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Lessons Beyond the Meditation Hall

At our annual Won Buddhist Studies retreat, every moment can turn into a learning experience, and that was made profoundly clear to me through one of the students this year. On this particular day, a student sat in solemn reflection outside the meditation hall. Concerned, I approached her. Her eyes, filled with a mix of gratitude and sadness, looked up to share that this day marked the passing of her grandmother years ago. Such anniversaries have a powerful way of bringing emotions to the surface, and together we allowed ourselves to be wrapped in the comforting embrace of the setting sun.

The next morning we crossed paths again, this time on our way to breakfast. With a determined look, she stopped me and began to share a disturbing incident from the previous day. Two individuals had, without asking, touched her hair. To them, it might have been mere curiosity, but to her it was a gross invasion of personal space. Being African American, this was not her first encounter with such insensitivity. Hair in the black community carries a history, a story, and a deep significance.

Her response to the incident was not one of anger but of purpose. She articulated her intent: “I want to educate them on the cultural implications and history tied to this act. It may not be malevolent on their part, but ignorance does not excuse the offense.” She sought advice from her peers, delved deep into the Won Buddhist scriptures, and prepared her thoughts meticulously. I couldn’t help but admire her commitment to turning this personal discomfort into a broader lesson for all.

That evening, as the community gathered, she stood up. Holding everyone’s attention with her eloquence, she explained the historical objectification and “othering” of Black individuals, using the act of touching their hair without consent as a potent example. To touch without asking is to act on a presumption—and these presumptions are often rooted in deep-seated biases. Our collective responsibility, she urged, is to interrogate these biases, to understand them, and to unlearn them.

She reinforced the idea that while curiosity is natural, it should never be at the expense of another’s dignity. Her words were a clarion call to respect individuality, to understand the historical nuances attached to actions, and to be ever-aware of how our behaviors might affect others.

Her words also resonated with the principles of Won Buddhism, transforming a lack of awareness into a profound teaching moment. Her grace in dealing with the situation embodied the teaching: “turn an unwillingness to teach, into a willingness to teach well.” She was neither confrontational nor dismissive. She stood firm in her truth, yet radiated compassion, recognizing that while some actions stem from ignorance, everyone has the capacity to learn and grow.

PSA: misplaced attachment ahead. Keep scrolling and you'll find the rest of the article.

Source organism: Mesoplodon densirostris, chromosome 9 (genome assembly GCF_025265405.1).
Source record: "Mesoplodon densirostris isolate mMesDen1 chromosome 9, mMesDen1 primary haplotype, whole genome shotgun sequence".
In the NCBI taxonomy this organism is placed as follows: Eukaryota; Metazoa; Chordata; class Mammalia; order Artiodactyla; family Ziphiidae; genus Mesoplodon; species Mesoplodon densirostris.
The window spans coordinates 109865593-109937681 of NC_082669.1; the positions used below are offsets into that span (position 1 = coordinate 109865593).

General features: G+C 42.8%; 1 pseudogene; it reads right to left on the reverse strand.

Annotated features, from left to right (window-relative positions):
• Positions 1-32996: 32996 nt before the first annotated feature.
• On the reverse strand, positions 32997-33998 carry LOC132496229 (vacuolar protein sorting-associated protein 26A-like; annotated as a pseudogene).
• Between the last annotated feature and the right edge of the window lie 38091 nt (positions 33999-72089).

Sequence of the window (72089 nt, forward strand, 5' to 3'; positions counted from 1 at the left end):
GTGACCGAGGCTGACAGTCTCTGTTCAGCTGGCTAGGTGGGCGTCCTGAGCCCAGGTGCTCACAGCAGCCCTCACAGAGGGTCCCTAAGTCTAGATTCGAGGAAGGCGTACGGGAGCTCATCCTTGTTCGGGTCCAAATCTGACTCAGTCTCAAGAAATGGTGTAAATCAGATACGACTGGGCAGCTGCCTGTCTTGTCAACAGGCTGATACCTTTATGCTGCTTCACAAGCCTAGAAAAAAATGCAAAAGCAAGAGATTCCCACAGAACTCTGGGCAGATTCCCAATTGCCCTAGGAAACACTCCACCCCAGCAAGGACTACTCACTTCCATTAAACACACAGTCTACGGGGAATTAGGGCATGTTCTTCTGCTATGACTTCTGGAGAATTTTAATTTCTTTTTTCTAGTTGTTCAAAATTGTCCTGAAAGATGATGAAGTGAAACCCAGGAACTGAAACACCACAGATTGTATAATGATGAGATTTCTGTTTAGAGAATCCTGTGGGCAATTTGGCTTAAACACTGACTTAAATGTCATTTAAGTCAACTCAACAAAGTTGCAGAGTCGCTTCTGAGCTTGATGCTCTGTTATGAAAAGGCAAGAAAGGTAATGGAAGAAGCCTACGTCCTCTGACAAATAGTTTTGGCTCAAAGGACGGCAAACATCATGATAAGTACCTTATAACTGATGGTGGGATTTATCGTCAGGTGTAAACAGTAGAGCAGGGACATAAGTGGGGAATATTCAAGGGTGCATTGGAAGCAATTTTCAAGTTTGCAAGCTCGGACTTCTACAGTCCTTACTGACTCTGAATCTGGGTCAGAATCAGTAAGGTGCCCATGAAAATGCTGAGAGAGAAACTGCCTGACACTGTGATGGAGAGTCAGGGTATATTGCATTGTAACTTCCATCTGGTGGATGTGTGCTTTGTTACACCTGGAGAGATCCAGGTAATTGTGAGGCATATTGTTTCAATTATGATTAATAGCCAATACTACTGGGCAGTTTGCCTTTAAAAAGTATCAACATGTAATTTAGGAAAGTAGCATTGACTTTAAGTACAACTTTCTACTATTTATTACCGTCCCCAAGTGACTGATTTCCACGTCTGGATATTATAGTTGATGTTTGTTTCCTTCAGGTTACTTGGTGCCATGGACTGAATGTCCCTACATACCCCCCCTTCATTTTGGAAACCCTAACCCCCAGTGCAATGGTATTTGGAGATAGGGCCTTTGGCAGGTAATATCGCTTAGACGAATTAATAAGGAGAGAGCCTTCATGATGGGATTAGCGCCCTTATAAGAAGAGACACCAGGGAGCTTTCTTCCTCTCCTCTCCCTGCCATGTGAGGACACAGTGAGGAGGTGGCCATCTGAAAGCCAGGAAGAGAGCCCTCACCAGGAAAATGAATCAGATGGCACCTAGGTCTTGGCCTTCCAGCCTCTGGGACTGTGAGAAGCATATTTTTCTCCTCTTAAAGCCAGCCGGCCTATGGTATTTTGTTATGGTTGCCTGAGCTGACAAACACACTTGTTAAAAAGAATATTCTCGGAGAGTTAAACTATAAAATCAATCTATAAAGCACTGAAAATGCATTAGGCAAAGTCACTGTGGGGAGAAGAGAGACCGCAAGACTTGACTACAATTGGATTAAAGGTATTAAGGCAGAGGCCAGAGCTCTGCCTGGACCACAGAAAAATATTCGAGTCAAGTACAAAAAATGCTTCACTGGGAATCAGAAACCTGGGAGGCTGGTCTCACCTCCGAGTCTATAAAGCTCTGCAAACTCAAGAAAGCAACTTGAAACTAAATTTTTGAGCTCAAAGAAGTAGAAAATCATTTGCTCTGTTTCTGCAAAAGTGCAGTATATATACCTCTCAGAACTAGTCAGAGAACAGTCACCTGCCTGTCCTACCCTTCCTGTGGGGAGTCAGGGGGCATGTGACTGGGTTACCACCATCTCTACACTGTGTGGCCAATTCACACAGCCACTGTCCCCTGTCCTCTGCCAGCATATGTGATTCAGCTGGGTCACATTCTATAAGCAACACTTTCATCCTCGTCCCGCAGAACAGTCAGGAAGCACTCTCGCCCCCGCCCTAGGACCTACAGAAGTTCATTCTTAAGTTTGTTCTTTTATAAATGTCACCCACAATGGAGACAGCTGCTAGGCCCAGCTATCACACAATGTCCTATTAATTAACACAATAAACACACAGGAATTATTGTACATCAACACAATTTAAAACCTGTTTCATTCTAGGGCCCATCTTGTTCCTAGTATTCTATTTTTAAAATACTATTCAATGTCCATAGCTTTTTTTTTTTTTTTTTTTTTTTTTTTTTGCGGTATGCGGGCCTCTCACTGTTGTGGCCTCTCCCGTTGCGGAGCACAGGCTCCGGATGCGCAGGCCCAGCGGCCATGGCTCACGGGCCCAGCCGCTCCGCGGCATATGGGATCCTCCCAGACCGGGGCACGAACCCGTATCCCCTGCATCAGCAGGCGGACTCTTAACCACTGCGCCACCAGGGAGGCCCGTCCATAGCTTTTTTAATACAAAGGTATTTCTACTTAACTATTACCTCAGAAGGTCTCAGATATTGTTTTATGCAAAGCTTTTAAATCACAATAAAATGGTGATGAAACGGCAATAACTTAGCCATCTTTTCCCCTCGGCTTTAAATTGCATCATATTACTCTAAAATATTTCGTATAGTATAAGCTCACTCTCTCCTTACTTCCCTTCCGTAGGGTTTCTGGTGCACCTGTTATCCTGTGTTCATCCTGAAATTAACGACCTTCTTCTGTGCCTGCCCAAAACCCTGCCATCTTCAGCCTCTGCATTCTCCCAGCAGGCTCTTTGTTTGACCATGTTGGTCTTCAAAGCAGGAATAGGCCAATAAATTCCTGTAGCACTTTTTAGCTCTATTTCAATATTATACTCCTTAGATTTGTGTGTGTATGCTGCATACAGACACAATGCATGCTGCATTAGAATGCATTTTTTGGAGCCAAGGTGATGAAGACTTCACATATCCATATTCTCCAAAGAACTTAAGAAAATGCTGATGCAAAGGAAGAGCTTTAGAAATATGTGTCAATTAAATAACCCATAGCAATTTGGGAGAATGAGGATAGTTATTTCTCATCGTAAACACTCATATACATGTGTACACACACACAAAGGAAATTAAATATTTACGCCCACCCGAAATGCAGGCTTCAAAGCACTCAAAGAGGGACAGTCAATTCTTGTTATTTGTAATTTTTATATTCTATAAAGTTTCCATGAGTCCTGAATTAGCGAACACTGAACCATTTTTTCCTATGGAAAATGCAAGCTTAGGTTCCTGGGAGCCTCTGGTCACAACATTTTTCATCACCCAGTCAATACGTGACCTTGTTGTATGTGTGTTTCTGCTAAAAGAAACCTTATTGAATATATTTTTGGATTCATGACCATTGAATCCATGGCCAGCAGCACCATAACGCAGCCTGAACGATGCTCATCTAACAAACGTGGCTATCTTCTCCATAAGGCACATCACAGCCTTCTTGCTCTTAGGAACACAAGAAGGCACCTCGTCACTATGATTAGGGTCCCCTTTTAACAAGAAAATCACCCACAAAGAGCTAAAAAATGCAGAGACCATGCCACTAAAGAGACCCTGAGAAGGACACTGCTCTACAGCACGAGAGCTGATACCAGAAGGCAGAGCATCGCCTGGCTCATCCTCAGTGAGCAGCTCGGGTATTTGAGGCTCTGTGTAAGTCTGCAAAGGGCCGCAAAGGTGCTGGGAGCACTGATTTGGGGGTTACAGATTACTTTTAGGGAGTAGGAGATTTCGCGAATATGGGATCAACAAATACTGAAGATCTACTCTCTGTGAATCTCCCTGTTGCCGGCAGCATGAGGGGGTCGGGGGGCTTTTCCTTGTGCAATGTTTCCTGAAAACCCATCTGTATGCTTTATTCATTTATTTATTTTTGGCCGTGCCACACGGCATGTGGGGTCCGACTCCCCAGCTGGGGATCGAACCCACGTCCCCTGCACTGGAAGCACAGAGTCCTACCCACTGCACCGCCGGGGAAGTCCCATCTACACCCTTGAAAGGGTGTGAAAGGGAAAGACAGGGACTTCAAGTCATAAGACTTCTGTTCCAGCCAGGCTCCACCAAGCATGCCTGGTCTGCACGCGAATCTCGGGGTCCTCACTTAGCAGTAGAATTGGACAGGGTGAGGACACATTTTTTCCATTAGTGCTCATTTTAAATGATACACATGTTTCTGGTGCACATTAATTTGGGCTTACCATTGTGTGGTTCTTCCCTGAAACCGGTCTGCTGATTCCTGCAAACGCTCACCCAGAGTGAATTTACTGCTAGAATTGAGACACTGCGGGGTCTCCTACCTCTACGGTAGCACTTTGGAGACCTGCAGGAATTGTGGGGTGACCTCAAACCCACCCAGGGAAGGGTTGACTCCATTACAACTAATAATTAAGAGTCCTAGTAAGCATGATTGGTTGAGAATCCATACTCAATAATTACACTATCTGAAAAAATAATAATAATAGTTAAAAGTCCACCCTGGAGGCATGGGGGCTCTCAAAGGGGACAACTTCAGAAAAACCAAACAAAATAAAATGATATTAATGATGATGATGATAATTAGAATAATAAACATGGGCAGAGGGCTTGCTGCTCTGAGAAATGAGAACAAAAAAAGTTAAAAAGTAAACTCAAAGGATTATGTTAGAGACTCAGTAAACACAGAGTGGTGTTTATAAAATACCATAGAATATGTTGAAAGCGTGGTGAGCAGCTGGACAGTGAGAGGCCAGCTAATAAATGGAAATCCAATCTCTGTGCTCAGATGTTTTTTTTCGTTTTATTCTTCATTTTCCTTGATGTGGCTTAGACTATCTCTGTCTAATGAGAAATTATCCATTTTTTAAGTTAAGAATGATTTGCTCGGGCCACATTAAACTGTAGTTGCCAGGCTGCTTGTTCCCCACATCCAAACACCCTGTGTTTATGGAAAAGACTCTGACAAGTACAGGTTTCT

After the session, I felt compelled to ask her about her motivation to address this. With a hopeful look, she said, “If I can prevent even one person from unknowingly causing pain to another, then I’ve made a difference.” Such moments make one reflect on the journey of self-awareness and the boundless capacity for growth. It is through these shared experiences and teachings that we can hope to create a world steeped in understanding and respect.

Following the retreat, I connected with a colleague who is also African American. She informed me that the student had sought her counsel on the incident. My colleague, drawing from her years of wisdom as a retired professor and her personal experiences as a Black woman, shared a perspective that deeply resonated with me. While she provided a listening ear and empathetic heart to the student, she also imparted an invaluable lesson: the importance of self-reflection amid external adversities.

She told the student that while educating others is crucial, moments like these also serve as opportunities for one’s own personal growth. It’s easy to lay blame or to let external circumstances amplify our pain, yet genuine healing and empowerment come from introspection. She emphasized that living as a Black woman in the US, it can be tempting to attribute frustrations solely to societal structures or prejudices, but freedom and transformation are truly realized only when we critically examine ourselves and our responses to these challenges.

It’s easy to perceive moments of ignorance or insensitivity as mere external problems that need to be rectified by others. However, true growth and understanding arise when we also turn inward, examining our responses and continuously learning. This isn’t about assigning blame or absolving others of their actions—rather, it’s about realizing the true depth of our interconnectedness and understanding that every moment of conflict is also a potential moment of waking up!

My student and colleague’s actions served as a reminder: “turn an unwillingness to teach, into a willingness to teach well.” And most importantly, to always remain willing to learn.

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